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Corporate Venture Capital: The Upside of Failure and Competition for Talent

  • J.E. de Bettignies
  • Gilles Chemla

We consider the motives for a firm to engage in corporate venturing. We argue that in case of failure of a new venture, corporate venture capitalists (CVC) have a strategic advantage relative to traditional venture capitalists (VC) in creating rents after rehiring or refinancing the entrepreneurs. Hence, corporate venturing induces the would-be entrepreneur to exert an effort that is higher than within the corporation, but lower than under traditional venture capital financing. Ceteris paribus, the entrepreneur ends up with fewer shares and less control under CVC financing than under traditional VC financing. Competition from venture capitalists increases corporate venturing activity, the salaries of potential entrepreneurs, and total economic output. Our results are consistent with the observed pro-cyclicality of corporate venture capital activity with venture capital activity.

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Paper provided by THEMA (THéorie Economique, Modélisation et Applications), Université de Cergy-Pontoise in its series THEMA Working Papers with number 2003-45.

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Date of creation: 2003
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Handle: RePEc:ema:worpap:2003-45
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  1. Schmidt, Klaus M., 1999. "Convertible Securities and Venture Capital Finance," CEPR Discussion Papers 2317, C.E.P.R. Discussion Papers.
  2. Gilles Chemla & Michel A. Habib & Alexander Ljungqvist, 2007. "An Analysis of Shareholder Agreements," Journal of the European Economic Association, MIT Press, vol. 5(1), pages 93-121, 03.
  3. Lazear, Edward, 2003. "Entrepreneurship," IZA Discussion Papers 760, Institute for the Study of Labor (IZA).
  4. Berglof, Erik, 1994. "A Control Theory of Venture Capital Finance," Journal of Law, Economics and Organization, Oxford University Press, vol. 10(2), pages 247-67, October.
  5. Denis Gromb, 2000. "Public Trading and Private Incentives," FMG Discussion Papers dp347, Financial Markets Group.
  6. Paul A. Gompers, 2002. "Corporations and the financing of innovation: The corporate venturing experience," Economic Review, Federal Reserve Bank of Atlanta, issue Q4, pages 1-17.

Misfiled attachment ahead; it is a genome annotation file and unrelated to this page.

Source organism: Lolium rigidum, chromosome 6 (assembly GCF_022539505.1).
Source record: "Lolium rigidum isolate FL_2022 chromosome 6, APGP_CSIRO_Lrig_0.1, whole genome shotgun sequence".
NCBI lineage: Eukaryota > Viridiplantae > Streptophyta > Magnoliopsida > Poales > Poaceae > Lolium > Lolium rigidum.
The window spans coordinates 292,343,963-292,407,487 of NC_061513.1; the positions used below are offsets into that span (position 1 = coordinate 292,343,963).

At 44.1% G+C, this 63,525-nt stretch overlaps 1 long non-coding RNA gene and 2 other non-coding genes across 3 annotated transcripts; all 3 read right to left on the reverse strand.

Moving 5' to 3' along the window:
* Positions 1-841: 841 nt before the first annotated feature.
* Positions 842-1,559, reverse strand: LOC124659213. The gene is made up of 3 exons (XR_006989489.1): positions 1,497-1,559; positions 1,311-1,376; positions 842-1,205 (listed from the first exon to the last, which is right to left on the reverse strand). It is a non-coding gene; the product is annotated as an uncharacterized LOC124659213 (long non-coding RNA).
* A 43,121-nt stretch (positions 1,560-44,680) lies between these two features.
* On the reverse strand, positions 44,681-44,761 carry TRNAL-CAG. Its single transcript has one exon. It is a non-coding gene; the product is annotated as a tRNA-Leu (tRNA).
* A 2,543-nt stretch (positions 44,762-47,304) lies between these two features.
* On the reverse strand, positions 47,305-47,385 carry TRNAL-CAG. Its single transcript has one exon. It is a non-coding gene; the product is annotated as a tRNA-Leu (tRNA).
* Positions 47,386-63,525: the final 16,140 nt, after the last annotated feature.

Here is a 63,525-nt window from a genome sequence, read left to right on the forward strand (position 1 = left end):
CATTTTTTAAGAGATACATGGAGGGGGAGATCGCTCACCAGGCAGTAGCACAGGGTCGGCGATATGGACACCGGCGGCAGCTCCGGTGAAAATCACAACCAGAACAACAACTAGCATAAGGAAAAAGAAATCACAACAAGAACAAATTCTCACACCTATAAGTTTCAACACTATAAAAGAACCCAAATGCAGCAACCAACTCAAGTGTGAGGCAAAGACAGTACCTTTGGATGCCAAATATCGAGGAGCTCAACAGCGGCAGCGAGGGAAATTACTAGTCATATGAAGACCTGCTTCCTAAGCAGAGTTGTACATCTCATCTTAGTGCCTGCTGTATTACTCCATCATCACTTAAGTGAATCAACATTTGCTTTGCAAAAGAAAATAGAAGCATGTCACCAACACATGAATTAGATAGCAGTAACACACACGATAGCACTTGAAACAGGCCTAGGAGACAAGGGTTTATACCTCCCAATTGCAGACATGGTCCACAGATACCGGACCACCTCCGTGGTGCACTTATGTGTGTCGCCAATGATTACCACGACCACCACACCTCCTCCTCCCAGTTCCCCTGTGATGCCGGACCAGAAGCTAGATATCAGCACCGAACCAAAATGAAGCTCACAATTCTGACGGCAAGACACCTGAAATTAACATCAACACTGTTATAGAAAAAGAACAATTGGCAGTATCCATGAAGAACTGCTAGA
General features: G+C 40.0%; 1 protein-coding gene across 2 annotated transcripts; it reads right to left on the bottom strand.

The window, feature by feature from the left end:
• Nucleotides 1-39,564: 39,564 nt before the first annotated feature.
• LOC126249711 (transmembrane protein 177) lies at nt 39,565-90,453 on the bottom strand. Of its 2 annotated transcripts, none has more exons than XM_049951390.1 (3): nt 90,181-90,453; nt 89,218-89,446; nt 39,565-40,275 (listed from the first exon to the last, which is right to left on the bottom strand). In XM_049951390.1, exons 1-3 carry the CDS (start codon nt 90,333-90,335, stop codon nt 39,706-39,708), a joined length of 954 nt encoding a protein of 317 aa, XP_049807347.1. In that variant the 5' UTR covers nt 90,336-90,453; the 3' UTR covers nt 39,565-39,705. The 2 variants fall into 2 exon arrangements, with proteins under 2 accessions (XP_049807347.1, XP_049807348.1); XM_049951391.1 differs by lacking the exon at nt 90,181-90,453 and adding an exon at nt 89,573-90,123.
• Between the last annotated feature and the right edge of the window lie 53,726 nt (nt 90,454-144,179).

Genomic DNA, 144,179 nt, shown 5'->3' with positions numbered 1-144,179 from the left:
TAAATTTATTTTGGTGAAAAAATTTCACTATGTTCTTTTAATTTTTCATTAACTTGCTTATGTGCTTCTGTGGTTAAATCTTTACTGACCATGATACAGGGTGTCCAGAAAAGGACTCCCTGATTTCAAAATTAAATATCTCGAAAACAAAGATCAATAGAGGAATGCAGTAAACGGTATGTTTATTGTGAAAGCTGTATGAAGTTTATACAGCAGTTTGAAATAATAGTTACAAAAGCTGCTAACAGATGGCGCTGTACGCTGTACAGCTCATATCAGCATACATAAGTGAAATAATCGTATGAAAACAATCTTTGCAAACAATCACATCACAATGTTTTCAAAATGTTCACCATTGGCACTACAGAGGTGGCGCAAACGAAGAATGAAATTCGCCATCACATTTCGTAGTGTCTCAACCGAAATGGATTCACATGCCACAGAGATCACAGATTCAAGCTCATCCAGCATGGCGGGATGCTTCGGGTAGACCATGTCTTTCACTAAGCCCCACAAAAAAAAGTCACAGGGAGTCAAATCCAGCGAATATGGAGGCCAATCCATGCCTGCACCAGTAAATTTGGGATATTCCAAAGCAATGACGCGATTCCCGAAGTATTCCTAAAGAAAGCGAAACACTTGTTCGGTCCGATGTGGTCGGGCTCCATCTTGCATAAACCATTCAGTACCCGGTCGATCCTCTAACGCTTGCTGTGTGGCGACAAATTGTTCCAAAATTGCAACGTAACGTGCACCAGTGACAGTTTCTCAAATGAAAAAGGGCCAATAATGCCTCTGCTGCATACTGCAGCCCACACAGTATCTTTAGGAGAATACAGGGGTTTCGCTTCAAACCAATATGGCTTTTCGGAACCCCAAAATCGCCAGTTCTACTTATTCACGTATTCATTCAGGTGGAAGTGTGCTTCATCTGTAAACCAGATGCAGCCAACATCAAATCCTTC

7. Hellmann, Thomas, 2002. "A theory of strategic venture investing," Journal of Financial Economics, Elsevier, vol. 64(2), pages 285-314, May.
  8. Amit, Raphael & Brander, James & Zott, Christoph, 1998. "Why do venture capital firms exist? theory and canadian evidence," Journal of Business Venturing, Elsevier, vol. 13(6), pages 441-466, November.
  9. Denis Gromb & David Scharfstein, 2002. "Entrepreneurship in Equilibrium," NBER Working Papers 9001, National Bureau of Economic Research, Inc.
  10. Sahlman, William A., 1990. "The structure and governance of venture-capital organizations," Journal of Financial Economics, Elsevier, vol. 27(2), pages 473-521, October.
  11. Paul A. Gompers & Josh Lerner, 1998. "The Determinants of Corporate Venture Capital Successes: Organizational Structure, Incentives, and Complementarities," NBER Working Papers 6725, National Bureau of Economic Research, Inc.
  12. Thomas Hellmann, 2007. "When Do Employees Become Entrepreneurs?," Management Science, INFORMS, vol. 53(6), pages 919-933, June.
  13. Black, Bernard S. & Gilson, Ronald J., 1998. "Venture capital and the structure of capital markets: banks versus stock markets," Journal of Financial Economics, Elsevier, vol. 47(3), pages 243-277, March.
  14. Lerner, Josh, 1995. " Venture Capitalists and the Oversight of Private Firms," Journal of Finance, American Finance Association, vol. 50(1), pages 301-18, March.
  15. Jean-Etienne de Bettignies, 2008. "Financing the Entrepreneurial Venture," Management Science, INFORMS, vol. 54(1), pages 151-166, January.
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